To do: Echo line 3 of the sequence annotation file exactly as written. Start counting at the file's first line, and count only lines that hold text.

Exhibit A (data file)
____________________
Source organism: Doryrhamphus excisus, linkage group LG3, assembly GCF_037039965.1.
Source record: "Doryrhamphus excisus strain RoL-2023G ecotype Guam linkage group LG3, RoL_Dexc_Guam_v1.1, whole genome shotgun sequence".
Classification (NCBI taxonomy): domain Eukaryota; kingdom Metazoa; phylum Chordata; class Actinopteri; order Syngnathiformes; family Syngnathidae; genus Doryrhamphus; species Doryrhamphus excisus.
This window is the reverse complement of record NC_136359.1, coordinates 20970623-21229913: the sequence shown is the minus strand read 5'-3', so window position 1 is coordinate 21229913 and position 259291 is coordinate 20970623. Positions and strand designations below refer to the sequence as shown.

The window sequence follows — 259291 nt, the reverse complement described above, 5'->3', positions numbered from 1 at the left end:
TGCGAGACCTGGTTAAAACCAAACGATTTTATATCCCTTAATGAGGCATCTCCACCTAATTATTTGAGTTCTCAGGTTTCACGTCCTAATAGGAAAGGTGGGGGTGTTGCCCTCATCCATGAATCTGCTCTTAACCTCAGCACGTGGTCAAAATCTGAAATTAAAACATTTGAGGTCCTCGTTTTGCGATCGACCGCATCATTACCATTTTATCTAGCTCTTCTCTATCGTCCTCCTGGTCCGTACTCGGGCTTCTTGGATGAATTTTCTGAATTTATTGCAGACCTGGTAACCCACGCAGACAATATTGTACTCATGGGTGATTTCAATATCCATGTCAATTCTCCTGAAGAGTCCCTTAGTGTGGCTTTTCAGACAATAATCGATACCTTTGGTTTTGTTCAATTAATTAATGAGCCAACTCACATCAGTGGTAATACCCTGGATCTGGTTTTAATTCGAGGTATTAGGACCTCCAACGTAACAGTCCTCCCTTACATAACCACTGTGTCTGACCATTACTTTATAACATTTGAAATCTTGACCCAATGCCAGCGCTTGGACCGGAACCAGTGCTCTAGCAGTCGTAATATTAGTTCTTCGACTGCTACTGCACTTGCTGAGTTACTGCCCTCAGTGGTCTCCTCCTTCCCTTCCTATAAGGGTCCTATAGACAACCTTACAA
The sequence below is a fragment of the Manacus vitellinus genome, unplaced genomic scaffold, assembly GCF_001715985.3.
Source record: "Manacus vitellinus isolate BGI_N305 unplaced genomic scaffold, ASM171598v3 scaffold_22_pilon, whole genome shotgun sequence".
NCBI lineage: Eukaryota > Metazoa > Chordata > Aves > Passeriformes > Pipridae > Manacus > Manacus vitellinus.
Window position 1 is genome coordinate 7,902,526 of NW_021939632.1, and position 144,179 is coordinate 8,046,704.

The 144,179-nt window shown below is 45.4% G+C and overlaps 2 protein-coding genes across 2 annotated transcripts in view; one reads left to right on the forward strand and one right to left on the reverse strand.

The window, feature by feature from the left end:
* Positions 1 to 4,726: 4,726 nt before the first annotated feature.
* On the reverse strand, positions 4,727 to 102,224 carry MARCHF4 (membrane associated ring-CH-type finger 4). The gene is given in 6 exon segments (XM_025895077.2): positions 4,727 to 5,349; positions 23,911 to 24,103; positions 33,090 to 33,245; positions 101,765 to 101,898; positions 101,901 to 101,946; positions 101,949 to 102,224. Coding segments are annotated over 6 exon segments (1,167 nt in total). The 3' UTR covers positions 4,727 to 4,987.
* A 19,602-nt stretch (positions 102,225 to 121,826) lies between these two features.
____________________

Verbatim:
Classification (NCBI taxonomy): domain Eukaryota; kingdom Metazoa; phylum Chordata; class Actinopteri; order Syngnathiformes; family Syngnathidae; genus Doryrhamphus; species Doryrhamphus excisus.